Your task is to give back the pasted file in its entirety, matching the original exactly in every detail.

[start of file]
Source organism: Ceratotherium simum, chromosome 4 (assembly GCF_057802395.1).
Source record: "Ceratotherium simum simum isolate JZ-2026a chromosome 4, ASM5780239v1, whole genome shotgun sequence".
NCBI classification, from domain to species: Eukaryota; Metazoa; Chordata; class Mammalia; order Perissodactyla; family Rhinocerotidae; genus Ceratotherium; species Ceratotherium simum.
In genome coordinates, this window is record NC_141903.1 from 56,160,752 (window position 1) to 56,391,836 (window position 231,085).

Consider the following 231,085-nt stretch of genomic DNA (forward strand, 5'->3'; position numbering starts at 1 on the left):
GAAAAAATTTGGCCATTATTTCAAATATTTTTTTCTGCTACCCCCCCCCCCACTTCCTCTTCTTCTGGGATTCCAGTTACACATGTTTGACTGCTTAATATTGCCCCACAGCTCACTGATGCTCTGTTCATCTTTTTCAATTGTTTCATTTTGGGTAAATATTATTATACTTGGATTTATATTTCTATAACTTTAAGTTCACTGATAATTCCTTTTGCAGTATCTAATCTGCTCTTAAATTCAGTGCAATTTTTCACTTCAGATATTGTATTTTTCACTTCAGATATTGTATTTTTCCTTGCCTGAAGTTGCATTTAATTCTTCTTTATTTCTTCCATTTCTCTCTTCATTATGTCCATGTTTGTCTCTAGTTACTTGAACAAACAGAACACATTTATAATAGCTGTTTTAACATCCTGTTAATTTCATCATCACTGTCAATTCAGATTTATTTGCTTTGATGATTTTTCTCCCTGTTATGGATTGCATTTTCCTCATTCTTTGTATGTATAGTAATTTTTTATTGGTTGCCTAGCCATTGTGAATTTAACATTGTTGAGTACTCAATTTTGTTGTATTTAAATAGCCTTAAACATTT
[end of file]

Source organism: Ceratotherium simum, chromosome 4 (assembly GCF_057802395.1).
Source record: "Ceratotherium simum simum isolate JZ-2026a chromosome 4, ASM5780239v1, whole genome shotgun sequence".
NCBI classification, from domain to species: Eukaryota; Metazoa; Chordata; class Mammalia; order Perissodactyla; family Rhinocerotidae; genus Ceratotherium; species Ceratotherium simum.
In genome coordinates, this window is record NC_141903.1 from 56,160,752 (window position 1) to 56,391,836 (window position 231,085).

Consider the following 231,085-nt stretch of genomic DNA (forward strand, 5'->3'; position numbering starts at 1 on the left):
GAAAAAATTTGGCCATTATTTCAAATATTTTTTTCTGCTACCCCCCCCCCCACTTCCTCTTCTTCTGGGATTCCAGTTACACATGTTTGACTGCTTAATATTGCCCCACAGCTCACTGATGCTCTGTTCATCTTTTTCAATTGTTTCATTTTGGGTAAATATTATTATACTTGGATTTATATTTCTATAACTTTAAGTTCACTGATAATTCCTTTTGCAGTATCTAATCTGCTCTTAAATTCAGTGCAATTTTTCACTTCAGATATTGTATTTTTCACTTCAGATATTGTATTTTTCCTTGCCTGAAGTTGCATTTAATTCTTCTTTATTTCTTCCATTTCTCTCTTCATTATGTCCATGTTTGTCTCTAGTTACTTGAACAAACAGAACACATTTATAATAGCTGTTTTAACATCCTGTTAATTTCATCATCACTGTCAATTCAGATTTATTTGCTTTGATGATTTTTCTCCCTGTTATGGATTGCATTTTCCTCATTCTTTGTATGTATAGTAATTTTTTATTGGTTGCCTAGCCATTGTGAATTTAACATTGTTGAGTACTCAATTTTGTTGTATTTAAATAGCCTTAAACATTT